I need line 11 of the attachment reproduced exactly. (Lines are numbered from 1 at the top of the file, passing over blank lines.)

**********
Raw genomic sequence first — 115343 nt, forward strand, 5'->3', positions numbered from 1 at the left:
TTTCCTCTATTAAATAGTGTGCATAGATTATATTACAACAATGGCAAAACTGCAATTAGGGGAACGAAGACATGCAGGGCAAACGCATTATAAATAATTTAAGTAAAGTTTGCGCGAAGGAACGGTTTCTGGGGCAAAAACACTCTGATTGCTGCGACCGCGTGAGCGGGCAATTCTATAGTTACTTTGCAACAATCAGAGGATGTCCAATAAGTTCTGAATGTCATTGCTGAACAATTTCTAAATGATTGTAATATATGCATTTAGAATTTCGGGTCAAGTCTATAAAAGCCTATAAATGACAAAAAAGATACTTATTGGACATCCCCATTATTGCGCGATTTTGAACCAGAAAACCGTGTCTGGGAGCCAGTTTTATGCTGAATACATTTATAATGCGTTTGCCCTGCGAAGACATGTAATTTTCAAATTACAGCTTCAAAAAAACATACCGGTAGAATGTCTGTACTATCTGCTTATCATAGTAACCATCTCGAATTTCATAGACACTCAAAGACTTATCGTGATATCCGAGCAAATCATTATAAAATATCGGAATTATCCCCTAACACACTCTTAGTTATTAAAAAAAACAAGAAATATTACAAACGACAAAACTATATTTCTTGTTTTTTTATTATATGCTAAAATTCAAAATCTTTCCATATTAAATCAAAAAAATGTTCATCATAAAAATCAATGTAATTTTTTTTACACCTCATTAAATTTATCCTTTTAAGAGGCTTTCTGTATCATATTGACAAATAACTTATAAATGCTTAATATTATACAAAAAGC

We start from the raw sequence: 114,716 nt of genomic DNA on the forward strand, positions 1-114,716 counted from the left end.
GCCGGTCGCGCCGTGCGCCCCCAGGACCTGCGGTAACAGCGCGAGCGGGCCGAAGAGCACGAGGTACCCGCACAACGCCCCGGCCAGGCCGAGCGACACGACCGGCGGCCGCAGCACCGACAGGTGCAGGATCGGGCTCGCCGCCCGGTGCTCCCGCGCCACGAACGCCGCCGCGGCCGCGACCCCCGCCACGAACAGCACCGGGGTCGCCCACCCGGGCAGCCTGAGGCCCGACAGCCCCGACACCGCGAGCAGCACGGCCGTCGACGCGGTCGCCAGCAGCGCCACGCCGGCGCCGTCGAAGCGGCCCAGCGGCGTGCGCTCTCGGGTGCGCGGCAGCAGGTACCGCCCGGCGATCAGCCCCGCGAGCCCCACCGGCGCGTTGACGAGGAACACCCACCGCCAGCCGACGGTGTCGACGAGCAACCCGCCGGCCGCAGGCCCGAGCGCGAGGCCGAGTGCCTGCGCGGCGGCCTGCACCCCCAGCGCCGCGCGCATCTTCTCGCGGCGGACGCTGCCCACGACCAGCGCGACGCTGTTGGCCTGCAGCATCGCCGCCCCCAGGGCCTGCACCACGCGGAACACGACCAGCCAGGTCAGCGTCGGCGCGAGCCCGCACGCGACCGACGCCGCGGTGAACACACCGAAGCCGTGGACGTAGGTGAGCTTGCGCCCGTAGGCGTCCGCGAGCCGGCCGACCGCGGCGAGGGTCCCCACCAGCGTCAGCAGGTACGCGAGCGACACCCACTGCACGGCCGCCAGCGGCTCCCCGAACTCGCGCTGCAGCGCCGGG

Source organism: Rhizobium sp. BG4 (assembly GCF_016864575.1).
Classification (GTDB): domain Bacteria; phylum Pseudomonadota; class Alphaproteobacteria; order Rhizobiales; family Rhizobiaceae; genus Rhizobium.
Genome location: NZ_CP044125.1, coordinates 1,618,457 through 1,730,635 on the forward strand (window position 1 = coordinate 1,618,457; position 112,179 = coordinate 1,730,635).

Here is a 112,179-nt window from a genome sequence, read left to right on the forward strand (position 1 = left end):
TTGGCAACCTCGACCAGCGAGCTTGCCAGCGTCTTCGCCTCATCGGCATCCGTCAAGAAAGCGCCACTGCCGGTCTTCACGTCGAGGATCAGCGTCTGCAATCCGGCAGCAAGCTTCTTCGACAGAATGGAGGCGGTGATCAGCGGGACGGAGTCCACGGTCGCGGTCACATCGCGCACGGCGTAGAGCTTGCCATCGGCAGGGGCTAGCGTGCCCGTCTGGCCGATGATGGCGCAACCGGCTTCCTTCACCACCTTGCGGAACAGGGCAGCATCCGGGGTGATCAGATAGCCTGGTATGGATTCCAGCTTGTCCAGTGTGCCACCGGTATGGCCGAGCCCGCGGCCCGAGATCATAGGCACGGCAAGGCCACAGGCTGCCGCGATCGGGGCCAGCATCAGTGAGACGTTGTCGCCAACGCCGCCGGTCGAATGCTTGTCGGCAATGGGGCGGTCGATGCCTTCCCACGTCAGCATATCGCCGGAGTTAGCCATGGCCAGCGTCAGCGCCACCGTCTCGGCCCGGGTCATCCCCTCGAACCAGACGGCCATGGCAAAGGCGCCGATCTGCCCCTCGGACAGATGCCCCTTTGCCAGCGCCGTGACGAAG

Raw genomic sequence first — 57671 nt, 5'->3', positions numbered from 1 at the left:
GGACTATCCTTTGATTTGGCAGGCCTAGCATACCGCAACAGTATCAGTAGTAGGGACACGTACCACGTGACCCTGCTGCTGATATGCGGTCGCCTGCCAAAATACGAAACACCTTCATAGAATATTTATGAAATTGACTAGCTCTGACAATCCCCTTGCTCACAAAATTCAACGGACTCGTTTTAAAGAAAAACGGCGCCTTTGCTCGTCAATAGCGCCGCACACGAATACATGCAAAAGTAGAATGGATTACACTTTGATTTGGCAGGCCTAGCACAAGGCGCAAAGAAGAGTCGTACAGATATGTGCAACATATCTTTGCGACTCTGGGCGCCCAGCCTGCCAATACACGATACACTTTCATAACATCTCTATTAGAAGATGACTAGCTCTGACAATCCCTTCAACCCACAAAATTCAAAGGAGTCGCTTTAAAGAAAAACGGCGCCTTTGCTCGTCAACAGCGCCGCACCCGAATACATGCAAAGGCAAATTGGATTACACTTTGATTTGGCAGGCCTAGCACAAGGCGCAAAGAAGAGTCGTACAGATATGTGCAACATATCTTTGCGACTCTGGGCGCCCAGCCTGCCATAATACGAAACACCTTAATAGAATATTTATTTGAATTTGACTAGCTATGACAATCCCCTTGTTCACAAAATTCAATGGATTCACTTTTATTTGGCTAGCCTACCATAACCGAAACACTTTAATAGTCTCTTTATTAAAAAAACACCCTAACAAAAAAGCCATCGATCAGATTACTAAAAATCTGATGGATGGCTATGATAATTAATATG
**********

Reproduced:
GGACTATCCTTTGATTTGGCAGGCCTAGCATACCGCAACAGTATCAGTAGTAGGGACACGTACCACGTGACCCTGCTGCTGATATGCGGTCGCCTGCCAAAATACGAAACACCTTCATAGAATATTTATGAAATTGACTAGCTCTGACAATCCCCTTGCTCACAAAATTCAACGGACTCGTTTTAAAGAAAAACGGCGCCTTTGCTCGTCAATAGCGCCGCACACGAATACATGCAAAAGTAGAATGGATTACACTTTGATTTGGCAGGCCTAGCACAAGGCGCAAAGAAGAGTCGTACAGATATGTGCAACATATCTTTGCGACTCTGGGCGCCCAGCCTGCCAATACACGATACACTTTCATAACATCTCTATTAGAAGATGACTAGCTCTGACAATCCCTTCAACCCACAAAATTCAAAGGAGTCGCTTTAAAGAAAAACGGCGCCTTTGCTCGTCAACAGCGCCGCACCCGAATACATGCAAAGGCAAATTGGATTACACTTTGATTTGGCAGGCCTAGCACAAGGCGCAAAGAAGAGTCGTACAGATATGTGCAACATATCTTTGCGACTCTGGGCGCCCAGCCTGCCATAATACGAAACACCTTAATAGAATATTTATTTGAATTTGACTAGCTATGACAATCCCCTTGTTCACAAAATTCAATGGATTCACTTTTATTTGGCTAGCCTACCATAACCGAAACACTTTAATAGTCTCTTTATTAAAAAAACACCCTAACAAAAAAGCCATCGATCAGATTACTAAAAATCTGATGGATGGCTATGATAATTAATATG